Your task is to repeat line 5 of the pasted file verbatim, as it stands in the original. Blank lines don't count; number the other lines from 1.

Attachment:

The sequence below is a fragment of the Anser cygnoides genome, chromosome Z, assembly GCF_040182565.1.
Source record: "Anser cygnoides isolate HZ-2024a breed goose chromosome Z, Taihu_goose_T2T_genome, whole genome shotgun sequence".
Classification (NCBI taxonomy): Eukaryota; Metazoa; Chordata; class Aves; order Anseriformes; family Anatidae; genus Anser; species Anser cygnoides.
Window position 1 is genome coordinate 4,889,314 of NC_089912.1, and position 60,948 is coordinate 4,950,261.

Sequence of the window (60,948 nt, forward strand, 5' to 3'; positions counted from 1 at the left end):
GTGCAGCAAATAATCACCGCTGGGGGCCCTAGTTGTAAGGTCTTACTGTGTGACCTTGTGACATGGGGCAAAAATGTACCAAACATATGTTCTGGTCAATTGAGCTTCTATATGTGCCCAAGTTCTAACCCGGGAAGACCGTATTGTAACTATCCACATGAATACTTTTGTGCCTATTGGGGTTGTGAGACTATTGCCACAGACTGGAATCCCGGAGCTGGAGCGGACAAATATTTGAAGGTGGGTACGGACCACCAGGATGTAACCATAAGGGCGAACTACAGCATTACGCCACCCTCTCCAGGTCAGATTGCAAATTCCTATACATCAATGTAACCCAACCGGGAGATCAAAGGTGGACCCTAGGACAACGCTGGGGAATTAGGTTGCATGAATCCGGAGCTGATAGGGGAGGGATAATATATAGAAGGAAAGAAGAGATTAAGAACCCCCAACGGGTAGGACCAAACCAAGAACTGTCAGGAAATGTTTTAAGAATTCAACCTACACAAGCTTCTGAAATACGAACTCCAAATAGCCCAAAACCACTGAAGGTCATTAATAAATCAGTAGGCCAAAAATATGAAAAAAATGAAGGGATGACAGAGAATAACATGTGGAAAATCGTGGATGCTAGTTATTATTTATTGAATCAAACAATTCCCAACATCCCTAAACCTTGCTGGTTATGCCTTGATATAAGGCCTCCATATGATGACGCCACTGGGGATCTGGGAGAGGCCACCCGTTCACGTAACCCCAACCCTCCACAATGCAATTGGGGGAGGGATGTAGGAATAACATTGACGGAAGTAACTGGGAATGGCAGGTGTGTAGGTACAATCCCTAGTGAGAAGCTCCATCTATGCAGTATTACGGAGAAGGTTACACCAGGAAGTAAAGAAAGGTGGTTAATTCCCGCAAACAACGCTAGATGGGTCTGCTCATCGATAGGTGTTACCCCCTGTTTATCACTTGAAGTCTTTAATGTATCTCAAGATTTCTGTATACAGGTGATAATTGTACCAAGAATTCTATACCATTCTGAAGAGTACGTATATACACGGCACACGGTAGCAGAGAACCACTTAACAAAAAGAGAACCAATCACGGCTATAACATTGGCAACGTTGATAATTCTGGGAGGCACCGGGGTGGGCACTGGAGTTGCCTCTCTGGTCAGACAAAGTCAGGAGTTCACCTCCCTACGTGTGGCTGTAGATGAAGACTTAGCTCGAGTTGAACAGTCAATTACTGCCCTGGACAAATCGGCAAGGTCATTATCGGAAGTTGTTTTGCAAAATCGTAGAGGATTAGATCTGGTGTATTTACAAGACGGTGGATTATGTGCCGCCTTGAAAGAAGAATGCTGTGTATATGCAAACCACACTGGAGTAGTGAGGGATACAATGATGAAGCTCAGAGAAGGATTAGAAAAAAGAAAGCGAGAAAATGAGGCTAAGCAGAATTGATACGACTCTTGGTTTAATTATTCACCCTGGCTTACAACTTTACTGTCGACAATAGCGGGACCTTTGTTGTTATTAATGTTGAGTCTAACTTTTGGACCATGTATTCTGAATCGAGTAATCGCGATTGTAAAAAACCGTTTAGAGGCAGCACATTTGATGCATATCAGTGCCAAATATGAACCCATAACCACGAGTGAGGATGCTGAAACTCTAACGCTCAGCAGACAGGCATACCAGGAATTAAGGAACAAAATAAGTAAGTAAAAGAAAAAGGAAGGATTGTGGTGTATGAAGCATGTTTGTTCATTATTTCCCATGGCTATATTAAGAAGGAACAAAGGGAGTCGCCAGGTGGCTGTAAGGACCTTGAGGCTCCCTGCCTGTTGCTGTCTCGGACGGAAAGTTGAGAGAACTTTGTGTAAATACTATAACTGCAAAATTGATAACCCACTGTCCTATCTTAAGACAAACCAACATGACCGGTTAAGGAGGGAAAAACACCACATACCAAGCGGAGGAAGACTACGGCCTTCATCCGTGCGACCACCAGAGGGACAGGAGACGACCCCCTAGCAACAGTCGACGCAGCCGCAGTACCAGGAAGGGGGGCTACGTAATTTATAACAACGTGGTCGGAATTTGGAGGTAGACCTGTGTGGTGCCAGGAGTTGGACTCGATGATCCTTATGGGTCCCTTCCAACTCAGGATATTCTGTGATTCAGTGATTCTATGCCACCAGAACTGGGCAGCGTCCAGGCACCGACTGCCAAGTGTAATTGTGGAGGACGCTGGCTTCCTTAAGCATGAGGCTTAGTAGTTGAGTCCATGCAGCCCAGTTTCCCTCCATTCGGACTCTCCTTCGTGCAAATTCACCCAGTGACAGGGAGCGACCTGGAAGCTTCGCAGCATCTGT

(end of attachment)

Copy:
Sequence of the window (60,948 nt, forward strand, 5' to 3'; positions counted from 1 at the left end):